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Leading Vertex researcher tackles sickle cell

Avery Bleichfeld
Leading Vertex researcher tackles sickle cell
Elenoe “Crew” Smith BANNER PHOTO

When Elenoe “Crew” Smith first learned about sickle cell disease, it was part of a seventh-grade genetics lesson on passing traits — alongside the height and color of Mendel’s pea plants — from one generation to the next.

But the lesson hit home around the dinner table that night when Smith, telling her parents about what she had learned, was told that she might be a carrier of sickle cell — not presenting with the disease itself, but able to pass it on to the next generation.

“I had just gone from learning how devastating this disease was to, ‘Wait, you have the potential to have a child with this disease. It is in our family. It’s something that you should think about,’” Smith said.

That realization has served as a north star for Smith on a journey that has taken her from growing up on St. Thomas in the U.S. Virgin Islands, to Princeton, to Yale and eventually to Boston.

Now, Smith, 40, works as a director at Vertex Pharmaceuticals, looking to develop new treatments for the disease.

“My mission has always been to help people living with sickle cell disease,” Smith said. “That has always been my guide.”

It’s an exciting time, she said, to be working on treating the disease, especially somewhere like Vertex, one of two biotech companies to have gene therapies for the disease approved for use in the United States. Those treatments, the first gene therapies approved in the United States, were green-lit in December.

Smith’s work is not currently related to gene editing therapies, though she did her postdoctoral research on a team whose work led to Vertex’s approved CRISPR treatment.

Instead, she is looking at the challenge from a “small molecules” perspective, looking to develop a pill that could be sold at a drug store, to treat the disease.

If successful, a pill could close gaps, especially in parts of the world that don’t have access to the medical infrastructure to do the bone marrow transplants required for the existing gene therapies, said David Altshuler, chief scientific officer at Vertex.

It would also provide an alternative to the lengthy treatment times, limited number of treatment centers and hefty price tags required for the CRISPR therapies.

The process of developing that kind of pill requires addressing previously unfilled gaps in the medication-creation process — work that means “inventing a new kind of medicine,” Altshuler said.

Smith’s work in the field marks a track record of commitment to the goal of bringing therapies to treat the disease to more people, said Dr. Stuart Orkin, a researcher at Boston Children’s Hospital who leads the lab where Smith did her postdoctoral research.

The recent developments in the field have brought new attention to the work and disease.

“The publicity on this brings it out into the open in a way that hopefully will inspire more companies to do work,” she said. “It’s sort of whoever gets there first — hopefully it’s us — to have a therapy accessible to everyone who’s living with sickle cell disease, but the more people who are in the game, the more chances that we’ll be able to bring a transformative medicine to people living with this disease.”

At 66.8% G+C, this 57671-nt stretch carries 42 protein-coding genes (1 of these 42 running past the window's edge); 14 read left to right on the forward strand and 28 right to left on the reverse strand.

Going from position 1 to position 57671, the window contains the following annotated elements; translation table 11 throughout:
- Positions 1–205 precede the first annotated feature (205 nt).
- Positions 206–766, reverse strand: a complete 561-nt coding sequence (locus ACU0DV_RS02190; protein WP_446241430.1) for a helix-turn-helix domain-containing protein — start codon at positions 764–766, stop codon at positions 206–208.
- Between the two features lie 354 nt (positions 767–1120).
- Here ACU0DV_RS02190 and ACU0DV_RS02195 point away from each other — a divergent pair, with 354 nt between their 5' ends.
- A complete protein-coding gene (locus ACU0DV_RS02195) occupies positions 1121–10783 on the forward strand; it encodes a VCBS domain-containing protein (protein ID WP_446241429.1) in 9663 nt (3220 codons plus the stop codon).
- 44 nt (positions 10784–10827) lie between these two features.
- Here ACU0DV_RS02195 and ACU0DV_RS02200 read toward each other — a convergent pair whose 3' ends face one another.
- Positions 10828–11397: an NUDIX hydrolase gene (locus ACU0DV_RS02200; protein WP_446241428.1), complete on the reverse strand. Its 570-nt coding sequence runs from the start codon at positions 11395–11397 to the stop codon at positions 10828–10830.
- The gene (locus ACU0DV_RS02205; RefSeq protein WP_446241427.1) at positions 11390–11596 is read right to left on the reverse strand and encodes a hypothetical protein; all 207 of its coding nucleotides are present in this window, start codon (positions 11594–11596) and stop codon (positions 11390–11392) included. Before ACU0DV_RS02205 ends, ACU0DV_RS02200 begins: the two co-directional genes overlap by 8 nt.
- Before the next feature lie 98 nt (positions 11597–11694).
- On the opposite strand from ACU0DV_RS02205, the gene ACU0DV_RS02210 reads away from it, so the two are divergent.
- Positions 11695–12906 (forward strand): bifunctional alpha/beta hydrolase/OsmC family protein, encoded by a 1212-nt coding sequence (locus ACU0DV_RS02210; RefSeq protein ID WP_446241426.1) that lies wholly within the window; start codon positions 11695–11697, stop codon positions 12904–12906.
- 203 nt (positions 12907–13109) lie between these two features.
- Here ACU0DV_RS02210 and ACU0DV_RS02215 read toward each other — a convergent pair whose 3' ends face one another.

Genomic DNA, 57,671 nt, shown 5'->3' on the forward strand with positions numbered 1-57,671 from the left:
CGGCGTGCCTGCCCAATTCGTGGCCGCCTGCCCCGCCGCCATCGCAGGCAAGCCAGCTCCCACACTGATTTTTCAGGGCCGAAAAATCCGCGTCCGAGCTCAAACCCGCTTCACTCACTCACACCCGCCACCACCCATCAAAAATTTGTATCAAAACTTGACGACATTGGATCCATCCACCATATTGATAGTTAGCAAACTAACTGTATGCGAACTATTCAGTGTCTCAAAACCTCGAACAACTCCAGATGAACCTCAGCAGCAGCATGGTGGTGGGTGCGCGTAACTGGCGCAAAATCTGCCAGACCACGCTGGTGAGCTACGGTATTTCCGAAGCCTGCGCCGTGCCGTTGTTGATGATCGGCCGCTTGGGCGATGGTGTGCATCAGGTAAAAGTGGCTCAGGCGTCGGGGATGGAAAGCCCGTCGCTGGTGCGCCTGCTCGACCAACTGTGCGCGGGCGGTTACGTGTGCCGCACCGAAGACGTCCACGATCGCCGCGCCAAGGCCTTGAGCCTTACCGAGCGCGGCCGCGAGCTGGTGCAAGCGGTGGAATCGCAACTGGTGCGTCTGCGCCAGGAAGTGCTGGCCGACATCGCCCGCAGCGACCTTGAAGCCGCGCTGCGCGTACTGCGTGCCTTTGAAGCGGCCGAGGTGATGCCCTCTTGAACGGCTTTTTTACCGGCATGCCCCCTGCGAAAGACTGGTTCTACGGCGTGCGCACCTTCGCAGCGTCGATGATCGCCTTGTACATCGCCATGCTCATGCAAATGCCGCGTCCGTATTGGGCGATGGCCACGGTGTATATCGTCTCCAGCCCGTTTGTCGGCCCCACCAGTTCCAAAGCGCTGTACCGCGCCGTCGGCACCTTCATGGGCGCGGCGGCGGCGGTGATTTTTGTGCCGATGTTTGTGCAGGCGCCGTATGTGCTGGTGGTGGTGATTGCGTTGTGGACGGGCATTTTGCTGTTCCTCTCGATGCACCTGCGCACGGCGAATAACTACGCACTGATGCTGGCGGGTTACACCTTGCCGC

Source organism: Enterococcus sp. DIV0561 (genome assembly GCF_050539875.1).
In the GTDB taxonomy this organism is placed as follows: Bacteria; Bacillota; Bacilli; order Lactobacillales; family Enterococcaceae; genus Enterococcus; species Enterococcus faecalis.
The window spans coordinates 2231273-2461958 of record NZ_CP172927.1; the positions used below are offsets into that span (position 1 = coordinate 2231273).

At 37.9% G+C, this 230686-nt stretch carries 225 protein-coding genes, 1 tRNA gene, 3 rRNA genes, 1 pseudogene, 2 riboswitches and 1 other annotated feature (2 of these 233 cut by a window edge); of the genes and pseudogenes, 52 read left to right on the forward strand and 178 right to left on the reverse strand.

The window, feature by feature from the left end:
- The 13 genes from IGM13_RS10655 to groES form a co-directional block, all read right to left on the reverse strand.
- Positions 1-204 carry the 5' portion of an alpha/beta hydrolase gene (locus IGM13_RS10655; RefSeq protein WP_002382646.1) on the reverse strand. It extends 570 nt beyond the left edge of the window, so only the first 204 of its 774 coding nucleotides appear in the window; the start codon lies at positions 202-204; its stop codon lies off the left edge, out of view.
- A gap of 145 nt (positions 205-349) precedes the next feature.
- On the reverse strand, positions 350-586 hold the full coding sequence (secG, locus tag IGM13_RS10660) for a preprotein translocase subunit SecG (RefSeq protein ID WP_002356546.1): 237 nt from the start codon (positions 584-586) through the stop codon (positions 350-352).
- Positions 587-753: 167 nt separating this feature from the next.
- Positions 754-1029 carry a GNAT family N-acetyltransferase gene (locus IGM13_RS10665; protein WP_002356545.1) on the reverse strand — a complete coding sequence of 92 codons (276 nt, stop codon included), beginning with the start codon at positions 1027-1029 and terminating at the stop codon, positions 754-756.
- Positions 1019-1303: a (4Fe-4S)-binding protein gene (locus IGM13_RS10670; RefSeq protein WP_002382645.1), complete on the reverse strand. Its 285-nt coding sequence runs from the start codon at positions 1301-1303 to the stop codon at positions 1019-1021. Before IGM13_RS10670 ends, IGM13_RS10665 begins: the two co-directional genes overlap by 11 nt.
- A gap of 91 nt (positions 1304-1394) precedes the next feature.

Orkin called the recent approval of the gene therapies a moment of reflection.

“To me, it’s really a validation of the science that’s behind all the therapy and the science that may tell us eventually how to bring therapy to many more people,” he said.

Research, like what Smith is leading, is especially impactful, when it comes from women of color said Bonnie Bertolaet, executive director of Science Club for Girls, a Cambridge-based STEM-education nonprofit with a focus on bringing more girls — especially girls of color — into science, technology, engineering and math fields.

“When a woman of color speaks about a condition that affects communities of color, and they can see themselves in this narrative, I think it’s that much more powerful,” said Bertolaet, whose organization recognized Smith this year with one of the group’s annual Catalyst Awards.

During remarks at the May 2 award ceremony, Smith described meeting the father of a 16-year-old living with sickle cell disease, and the comfort her presence brought in doing work around a disease that largely impacts a community that has long had limited trust of medical research.

“He was relieved to see me, a Black mother, participating in the research that might bring a new future for his son,” Smith said. “Representation matters.”

As a Black woman scientist, Smith doesn’t come across many faces like hers.

According to a 2023 diversity report from the Massachusetts Biotechnology Council, workers of color — a designation that, for that report, included Black, Latinx and Indigenous individuals — made up 14% of the life sciences workforce of the group’s member companies who were surveyed, a figure that remained largely unchanged from the groups previous DEI report in 2021. That’s compared to nearly a third of the state’s workforce overall.

The same report found that women of color made up 8%.